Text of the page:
Flavonoids combined with specific gut microbes may prevent severe flu


07 Aug 2017 --- A new study has thrown further light on the far-reaching effects that gut microbes can have on the immune system, by showing that a particular gut microbe can prevent severe flu infections in mice, likely by breaking down flavonoids, the naturally occurring compounds commonly found in foods and beverages such as black tea, red wine and blueberries. This strategy is also effective in fighting off severe damage from flu when the interaction occurs prior to infection with the influenza virus, indicates the research conducted by scientists at Washington University School of Medicine in St. Louis. This work could also help to explain the wide variation in human responses to influenza infection.

Flavonoids aid fight
“For years, flavonoids have been thought to have protective properties that help regulate the immune system to fight infections,” says first author Ashley L. Steed, MD, Ph.D., an instructor in pediatrics who treats intensive care patients at St. Louis Children's Hospital. “Flavonoids are common in our diets, so an important implication of our study is that it's possible flavonoids work with gut microbes to protect us from flu and other viral infections.”

In light of previous evidence suggesting that the gut microbiome may be important in protecting against severe influenza infections, the researchers aimed in their study to identify which gut microbes in particular might provide that protection.

“It's not only having a diet rich in flavonoids, our results show you also need the right microbes in the intestine to use those flavonoids to control the immune response,” says the study's senior author, Thaddeus S. Stappenbeck, MD, Ph.D., the Conan Professor of Pathology & Immunology. “We were able to identify at least one type of bacteria that uses these dietary compounds to boost interferon, a signaling molecule that aids the immune response. This prevented influenza-related lung damage in the mice. It is this kind of damage that often causes significant complications such as pneumonia in people.”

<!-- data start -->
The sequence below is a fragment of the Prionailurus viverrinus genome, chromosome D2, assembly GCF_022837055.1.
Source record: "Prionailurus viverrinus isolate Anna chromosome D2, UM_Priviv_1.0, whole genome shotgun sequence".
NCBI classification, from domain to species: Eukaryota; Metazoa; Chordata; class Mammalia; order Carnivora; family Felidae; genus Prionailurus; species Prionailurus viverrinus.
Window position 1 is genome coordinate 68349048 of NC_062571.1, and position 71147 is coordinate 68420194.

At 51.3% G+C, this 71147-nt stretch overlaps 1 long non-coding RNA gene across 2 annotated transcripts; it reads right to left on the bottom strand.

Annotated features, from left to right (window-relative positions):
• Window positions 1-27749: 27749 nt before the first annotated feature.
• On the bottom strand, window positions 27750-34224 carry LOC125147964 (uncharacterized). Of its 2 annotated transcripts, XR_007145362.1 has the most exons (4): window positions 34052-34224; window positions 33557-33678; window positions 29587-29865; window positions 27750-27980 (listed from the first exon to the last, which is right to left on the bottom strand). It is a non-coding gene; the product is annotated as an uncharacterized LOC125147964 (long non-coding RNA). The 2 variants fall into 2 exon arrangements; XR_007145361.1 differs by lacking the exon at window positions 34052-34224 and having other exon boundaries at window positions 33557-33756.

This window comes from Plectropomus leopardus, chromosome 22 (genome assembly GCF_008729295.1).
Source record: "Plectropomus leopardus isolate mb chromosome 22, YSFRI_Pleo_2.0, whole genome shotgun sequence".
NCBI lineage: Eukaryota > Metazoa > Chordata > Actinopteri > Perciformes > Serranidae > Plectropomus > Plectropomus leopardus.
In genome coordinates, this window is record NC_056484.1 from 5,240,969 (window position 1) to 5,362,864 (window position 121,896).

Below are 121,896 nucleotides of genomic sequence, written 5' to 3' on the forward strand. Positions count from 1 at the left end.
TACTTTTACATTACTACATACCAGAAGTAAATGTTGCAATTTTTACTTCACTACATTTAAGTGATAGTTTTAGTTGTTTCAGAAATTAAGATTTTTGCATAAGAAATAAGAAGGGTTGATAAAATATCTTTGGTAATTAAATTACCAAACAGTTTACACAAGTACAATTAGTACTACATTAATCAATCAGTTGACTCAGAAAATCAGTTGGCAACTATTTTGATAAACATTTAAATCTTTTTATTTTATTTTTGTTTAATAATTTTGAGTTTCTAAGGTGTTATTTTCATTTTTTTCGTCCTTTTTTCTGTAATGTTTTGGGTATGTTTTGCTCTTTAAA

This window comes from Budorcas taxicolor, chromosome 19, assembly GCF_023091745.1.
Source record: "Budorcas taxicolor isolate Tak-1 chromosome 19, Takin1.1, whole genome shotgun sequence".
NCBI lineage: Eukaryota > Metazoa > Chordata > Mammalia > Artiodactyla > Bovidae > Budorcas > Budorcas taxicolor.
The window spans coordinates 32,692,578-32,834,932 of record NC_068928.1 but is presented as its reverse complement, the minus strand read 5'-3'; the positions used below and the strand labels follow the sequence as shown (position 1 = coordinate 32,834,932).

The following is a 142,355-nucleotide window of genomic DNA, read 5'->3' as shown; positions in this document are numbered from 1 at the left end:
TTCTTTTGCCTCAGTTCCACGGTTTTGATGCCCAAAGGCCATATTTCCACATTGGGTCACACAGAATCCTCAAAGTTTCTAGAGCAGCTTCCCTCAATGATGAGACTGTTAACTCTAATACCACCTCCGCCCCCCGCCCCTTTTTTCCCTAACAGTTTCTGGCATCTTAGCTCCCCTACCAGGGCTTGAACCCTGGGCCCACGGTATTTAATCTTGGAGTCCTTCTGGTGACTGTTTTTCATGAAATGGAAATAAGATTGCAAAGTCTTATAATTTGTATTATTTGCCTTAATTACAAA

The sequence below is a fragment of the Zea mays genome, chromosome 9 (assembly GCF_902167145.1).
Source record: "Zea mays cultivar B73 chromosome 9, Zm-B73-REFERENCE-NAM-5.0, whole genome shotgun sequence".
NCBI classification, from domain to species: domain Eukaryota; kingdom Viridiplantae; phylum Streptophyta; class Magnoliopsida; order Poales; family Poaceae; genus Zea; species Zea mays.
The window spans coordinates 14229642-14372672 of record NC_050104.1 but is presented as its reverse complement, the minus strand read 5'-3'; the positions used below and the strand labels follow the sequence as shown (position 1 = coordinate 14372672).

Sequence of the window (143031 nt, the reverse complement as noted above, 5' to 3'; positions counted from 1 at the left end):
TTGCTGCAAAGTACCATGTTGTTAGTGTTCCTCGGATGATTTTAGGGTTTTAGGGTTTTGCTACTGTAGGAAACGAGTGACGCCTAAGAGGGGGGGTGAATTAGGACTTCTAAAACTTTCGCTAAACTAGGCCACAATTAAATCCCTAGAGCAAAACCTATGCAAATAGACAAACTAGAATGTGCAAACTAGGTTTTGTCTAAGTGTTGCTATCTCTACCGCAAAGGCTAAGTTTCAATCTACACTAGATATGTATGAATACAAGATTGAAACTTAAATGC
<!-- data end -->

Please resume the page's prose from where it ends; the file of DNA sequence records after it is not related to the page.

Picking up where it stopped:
Targeting immune response
As part of the study, the researchers screened human gut microbes looking for one that metabolized flavonoids. Stappenbeck and Steed identified one such microbe that they suspected might protect against flu damage. The microbe, called Clostridium orbiscindens, degrades flavonoids to produce a metabolite that enhances interferon signaling, a process that leads to increased cellular resistance to viral infection.

“The metabolite is called desaminotyrosine, otherwise known as DAT,” Steed says. “When we gave DAT to mice and then infected them with influenza, the mice experienced far less lung damage than mice not treated with DAT.”

Interestingly, although the lungs of DAT-treated mice didn't have as much flu damage, their levels of viral infection were actually identical to those in mice that didn't get the treatment.

“The infections were basically the same,” Stappenbeck says. “The microbes and DAT didn't prevent the flu infection itself; the mice still had the virus. But the DAT kept the immune system from harming the lung tissue.” Annual flu vaccines don’t always prevent infections, making this an important finding.

“With DAT, it may be possible to keep people from getting quite as sick if they do become infected,” Steed says. “This strategy doesn't target the virus. Instead, it targets the immune response to the virus. That could be valuable because there are challenges with therapies and vaccines that target the virus due to changes in the influenza virus that occur over time.”

Next steps in scientists’ research could include identifying other gut microbes that also may use flavonoids to influence the immune system, as well as exploring ways to boost the levels of those bacteria in people whose intestines are not colonized enough with those microbes.

The study, “The microbial metabolite desaminotyrosin protects from influenza through type 1 interferon,” was published on August 4 in the journal Science.

Probiotic progress
The scientists’ findings come at an important time for the probiotics industry as the range of possible health benefits, inclduing gut health benefits, continues to be discovered and consumers continue to pay attention. “Awareness will increase as the science continues to strengthen, which will allow healthcare professionals to safely recommend probiotic solutions,” Lasse Nagell, Senior Vice President of Human Health at Chr. Hansen, tells NutritionInsight

As research continues, benefits for companies and consumers could be widespread. “There have been many breakthroughs now in science that demonstrate the importance of beneficial bacteria in maintaining good health or good productivity, whether it’s in humans, livestock productions or agriculture,” Christian Barker, the Executive Vice President of Health & Nutrition at Chr. Hansen, says in a NutritionInsight interview.  

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